Until recently, we knew relatively little about how exercise might affect a man’s sex drive. But a study from the University of North Carolina at Chapel Hill published in February 2017 sheds some light on this issue. It determined that men who exercised most strenuously were likely to have lower sex drive than those whose workouts were less intense.
It is unlikely, however, that these results will be the final word on the subject. The study was conducted by recruiting men through university athletic departments, groups that train men for triathlons and for running and cycling competitions as well as through publications aimed at endurance athletes. Men who agreed to participate were asked to download and respond to online questionnaires that asked about their sexual behavior, exercise habits and general health. A total of about 1,100 men responded to the questionnaires. Most were experienced, competitive athletes who had been training for years.
The researchers found that the men who described moderate or light intensity workouts were much more likely to have a high or moderate sex drive, while those who reported the most intense workouts had lower libido. The assessments were based on responses to a questionnaire that asked how often they thought about or engaged in sex. Age played a role here, too, although the older men’s answers suggested that their libido was not much lower than that of younger men in the study.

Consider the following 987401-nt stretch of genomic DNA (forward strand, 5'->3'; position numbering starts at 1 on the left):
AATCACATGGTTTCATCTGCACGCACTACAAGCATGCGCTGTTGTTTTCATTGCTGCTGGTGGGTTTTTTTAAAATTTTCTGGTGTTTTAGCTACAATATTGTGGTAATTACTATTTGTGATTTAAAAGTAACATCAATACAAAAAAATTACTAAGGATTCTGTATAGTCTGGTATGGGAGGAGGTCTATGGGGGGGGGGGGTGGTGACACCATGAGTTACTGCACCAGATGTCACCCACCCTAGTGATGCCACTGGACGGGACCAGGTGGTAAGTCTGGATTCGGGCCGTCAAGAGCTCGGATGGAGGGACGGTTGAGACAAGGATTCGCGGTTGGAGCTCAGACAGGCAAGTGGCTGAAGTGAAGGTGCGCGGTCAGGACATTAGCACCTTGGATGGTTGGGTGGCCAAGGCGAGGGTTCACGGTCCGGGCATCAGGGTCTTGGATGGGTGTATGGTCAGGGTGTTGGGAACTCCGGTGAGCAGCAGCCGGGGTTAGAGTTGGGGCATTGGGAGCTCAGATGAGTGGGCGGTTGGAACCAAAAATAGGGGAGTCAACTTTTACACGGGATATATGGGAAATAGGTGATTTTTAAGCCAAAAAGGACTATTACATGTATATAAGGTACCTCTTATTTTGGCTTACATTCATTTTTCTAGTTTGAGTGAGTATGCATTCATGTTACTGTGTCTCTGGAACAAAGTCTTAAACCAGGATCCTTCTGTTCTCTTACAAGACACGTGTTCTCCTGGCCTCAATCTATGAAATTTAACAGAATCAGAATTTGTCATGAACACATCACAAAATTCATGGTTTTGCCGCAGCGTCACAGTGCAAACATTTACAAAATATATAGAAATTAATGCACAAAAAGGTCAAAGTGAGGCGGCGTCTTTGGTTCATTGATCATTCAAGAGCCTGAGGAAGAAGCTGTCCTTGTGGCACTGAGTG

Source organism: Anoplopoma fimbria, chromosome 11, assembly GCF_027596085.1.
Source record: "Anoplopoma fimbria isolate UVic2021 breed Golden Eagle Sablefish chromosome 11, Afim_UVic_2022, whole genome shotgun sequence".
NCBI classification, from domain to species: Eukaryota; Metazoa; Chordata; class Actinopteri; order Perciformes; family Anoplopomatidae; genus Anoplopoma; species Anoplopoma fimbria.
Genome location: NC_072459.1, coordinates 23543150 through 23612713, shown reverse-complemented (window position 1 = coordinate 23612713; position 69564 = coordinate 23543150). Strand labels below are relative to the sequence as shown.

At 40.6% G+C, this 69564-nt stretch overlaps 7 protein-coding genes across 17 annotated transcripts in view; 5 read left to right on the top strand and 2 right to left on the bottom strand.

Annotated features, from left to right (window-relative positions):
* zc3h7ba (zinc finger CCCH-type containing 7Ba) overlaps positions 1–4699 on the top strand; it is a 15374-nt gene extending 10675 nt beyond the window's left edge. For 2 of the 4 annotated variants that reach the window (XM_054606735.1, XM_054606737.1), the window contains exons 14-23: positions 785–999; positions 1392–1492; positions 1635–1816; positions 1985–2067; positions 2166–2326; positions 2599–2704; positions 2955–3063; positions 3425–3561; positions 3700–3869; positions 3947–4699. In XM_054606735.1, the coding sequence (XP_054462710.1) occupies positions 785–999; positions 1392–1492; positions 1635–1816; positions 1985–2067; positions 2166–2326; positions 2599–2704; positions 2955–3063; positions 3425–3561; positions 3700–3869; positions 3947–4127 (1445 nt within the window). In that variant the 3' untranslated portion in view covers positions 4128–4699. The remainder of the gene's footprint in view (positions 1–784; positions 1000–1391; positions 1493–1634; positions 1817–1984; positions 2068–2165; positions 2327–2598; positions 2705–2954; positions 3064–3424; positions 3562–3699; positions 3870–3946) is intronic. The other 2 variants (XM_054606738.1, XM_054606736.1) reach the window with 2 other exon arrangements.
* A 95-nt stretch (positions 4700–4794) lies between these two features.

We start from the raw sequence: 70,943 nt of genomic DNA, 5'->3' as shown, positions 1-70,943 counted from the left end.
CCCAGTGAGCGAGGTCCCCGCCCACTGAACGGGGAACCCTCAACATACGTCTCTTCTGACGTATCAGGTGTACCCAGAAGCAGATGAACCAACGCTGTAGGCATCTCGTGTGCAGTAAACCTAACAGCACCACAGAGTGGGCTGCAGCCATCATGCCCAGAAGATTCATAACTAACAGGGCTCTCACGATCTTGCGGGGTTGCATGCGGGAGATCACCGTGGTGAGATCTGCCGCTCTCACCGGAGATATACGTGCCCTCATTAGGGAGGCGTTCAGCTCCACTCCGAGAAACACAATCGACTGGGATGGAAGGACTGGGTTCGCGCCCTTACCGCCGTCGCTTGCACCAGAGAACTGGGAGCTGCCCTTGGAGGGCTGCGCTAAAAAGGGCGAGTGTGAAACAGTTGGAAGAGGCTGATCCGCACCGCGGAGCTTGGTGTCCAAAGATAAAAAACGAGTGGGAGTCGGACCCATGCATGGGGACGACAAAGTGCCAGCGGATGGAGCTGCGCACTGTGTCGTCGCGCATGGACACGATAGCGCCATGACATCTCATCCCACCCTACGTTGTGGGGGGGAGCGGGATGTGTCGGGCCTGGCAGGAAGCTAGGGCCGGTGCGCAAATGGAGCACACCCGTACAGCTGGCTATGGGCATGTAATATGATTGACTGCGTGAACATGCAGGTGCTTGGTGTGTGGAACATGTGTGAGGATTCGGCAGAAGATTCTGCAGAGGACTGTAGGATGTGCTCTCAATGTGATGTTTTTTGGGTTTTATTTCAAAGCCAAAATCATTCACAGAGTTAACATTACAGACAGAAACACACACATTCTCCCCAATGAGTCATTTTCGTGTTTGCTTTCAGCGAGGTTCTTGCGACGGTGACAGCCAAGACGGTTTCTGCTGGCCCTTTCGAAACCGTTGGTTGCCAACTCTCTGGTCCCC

We don’t know that the answers reflected objective consideration. At best this study reveals an association between intense and prolonged exercise and male sex drive. It doesn’t prove that exercise was responsible for the lower sex drive among the men who reported performing it most strenuously.
And we don’t know why intense exercise should have this effect. Study leader Anthony Hackney, a professor of exercise physiology and nutrition, was quoted in news reports as saying that fatigue and lower testosterone levels after a long, exhausting workout might play a role. He and his team plan to study the interactions between exercise, hormone levels and sex drive in men to determine whether the duration or the intensity of exercise has the most impact, if any, on male libido.
We’ve known for some time that prolonged and intense exercise can lead to hormonal problems in women athletes, causing menstrual dysfunction, decreased interest in sex, and impaired ability to conceive. Fortunately, easing off intense activity usually is corrective.
Andrew Weil, M.D.
A.C. Hackney et al, “Endurance Exercise Training and Male Sexual Libido.” Medicine & Science in Sports & Exercise, February 13, 2017, doi: 10.1249/MSS.0000000000001235